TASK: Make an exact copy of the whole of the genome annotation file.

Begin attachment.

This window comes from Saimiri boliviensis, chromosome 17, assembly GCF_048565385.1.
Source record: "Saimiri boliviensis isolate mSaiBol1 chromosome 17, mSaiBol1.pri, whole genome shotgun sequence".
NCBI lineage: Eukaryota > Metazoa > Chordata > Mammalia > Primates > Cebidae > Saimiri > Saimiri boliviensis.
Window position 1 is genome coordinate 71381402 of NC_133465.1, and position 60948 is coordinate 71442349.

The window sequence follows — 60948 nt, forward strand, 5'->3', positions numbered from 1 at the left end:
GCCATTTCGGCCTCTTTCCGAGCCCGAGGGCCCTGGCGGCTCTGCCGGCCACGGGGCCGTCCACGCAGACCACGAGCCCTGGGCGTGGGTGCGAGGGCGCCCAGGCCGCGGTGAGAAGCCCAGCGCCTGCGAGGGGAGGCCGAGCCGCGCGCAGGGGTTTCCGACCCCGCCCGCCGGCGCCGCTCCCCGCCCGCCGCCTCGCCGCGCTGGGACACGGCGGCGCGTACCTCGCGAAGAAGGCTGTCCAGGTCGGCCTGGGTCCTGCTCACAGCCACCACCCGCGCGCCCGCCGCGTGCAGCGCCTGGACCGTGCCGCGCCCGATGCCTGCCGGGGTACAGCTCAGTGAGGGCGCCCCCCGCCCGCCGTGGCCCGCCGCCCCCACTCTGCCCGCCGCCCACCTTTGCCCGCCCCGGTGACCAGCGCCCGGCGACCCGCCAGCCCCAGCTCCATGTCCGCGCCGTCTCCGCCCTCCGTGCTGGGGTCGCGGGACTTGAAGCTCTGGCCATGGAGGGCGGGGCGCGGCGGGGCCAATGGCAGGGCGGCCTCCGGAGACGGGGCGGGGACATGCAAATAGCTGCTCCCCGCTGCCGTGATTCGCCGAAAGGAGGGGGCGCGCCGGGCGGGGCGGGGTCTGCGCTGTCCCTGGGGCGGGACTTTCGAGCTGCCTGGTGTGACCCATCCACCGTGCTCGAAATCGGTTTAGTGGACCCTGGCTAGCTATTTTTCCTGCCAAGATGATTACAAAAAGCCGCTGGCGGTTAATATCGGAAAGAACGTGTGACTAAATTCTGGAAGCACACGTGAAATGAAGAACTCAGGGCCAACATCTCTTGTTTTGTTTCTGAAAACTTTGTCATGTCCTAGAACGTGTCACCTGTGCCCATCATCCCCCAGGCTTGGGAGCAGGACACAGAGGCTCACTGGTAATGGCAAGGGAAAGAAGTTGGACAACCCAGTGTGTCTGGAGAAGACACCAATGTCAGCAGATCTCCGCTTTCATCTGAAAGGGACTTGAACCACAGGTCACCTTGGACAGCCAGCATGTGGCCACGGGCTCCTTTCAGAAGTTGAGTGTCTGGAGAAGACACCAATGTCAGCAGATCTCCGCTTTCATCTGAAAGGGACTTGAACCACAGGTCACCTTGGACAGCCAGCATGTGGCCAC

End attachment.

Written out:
This window comes from Saimiri boliviensis, chromosome 17, assembly GCF_048565385.1.
Source record: "Saimiri boliviensis isolate mSaiBol1 chromosome 17, mSaiBol1.pri, whole genome shotgun sequence".
NCBI lineage: Eukaryota > Metazoa > Chordata > Mammalia > Primates > Cebidae > Saimiri > Saimiri boliviensis.
Window position 1 is genome coordinate 71381402 of NC_133465.1, and position 60948 is coordinate 71442349.

The window sequence follows — 60948 nt, forward strand, 5'->3', positions numbered from 1 at the left end:
GCCATTTCGGCCTCTTTCCGAGCCCGAGGGCCCTGGCGGCTCTGCCGGCCACGGGGCCGTCCACGCAGACCACGAGCCCTGGGCGTGGGTGCGAGGGCGCCCAGGCCGCGGTGAGAAGCCCAGCGCCTGCGAGGGGAGGCCGAGCCGCGCGCAGGGGTTTCCGACCCCGCCCGCCGGCGCCGCTCCCCGCCCGCCGCCTCGCCGCGCTGGGACACGGCGGCGCGTACCTCGCGAAGAAGGCTGTCCAGGTCGGCCTGGGTCCTGCTCACAGCCACCACCCGCGCGCCCGCCGCGTGCAGCGCCTGGACCGTGCCGCGCCCGATGCCTGCCGGGGTACAGCTCAGTGAGGGCGCCCCCCGCCCGCCGTGGCCCGCCGCCCCCACTCTGCCCGCCGCCCACCTTTGCCCGCCCCGGTGACCAGCGCCCGGCGACCCGCCAGCCCCAGCTCCATGTCCGCGCCGTCTCCGCCCTCCGTGCTGGGGTCGCGGGACTTGAAGCTCTGGCCATGGAGGGCGGGGCGCGGCGGGGCCAATGGCAGGGCGGCCTCCGGAGACGGGGCGGGGACATGCAAATAGCTGCTCCCCGCTGCCGTGATTCGCCGAAAGGAGGGGGCGCGCCGGGCGGGGCGGGGTCTGCGCTGTCCCTGGGGCGGGACTTTCGAGCTGCCTGGTGTGACCCATCCACCGTGCTCGAAATCGGTTTAGTGGACCCTGGCTAGCTATTTTTCCTGCCAAGATGATTACAAAAAGCCGCTGGCGGTTAATATCGGAAAGAACGTGTGACTAAATTCTGGAAGCACACGTGAAATGAAGAACTCAGGGCCAACATCTCTTGTTTTGTTTCTGAAAACTTTGTCATGTCCTAGAACGTGTCACCTGTGCCCATCATCCCCCAGGCTTGGGAGCAGGACACAGAGGCTCACTGGTAATGGCAAGGGAAAGAAGTTGGACAACCCAGTGTGTCTGGAGAAGACACCAATGTCAGCAGATCTCCGCTTTCATCTGAAAGGGACTTGAACCACAGGTCACCTTGGACAGCCAGCATGTGGCCACGGGCTCCTTTCAGAAGTTGAGTGTCTGGAGAAGACACCAATGTCAGCAGATCTCCGCTTTCATCTGAAAGGGACTTGAACCACAGGTCACCTTGGACAGCCAGCATGTGGCCAC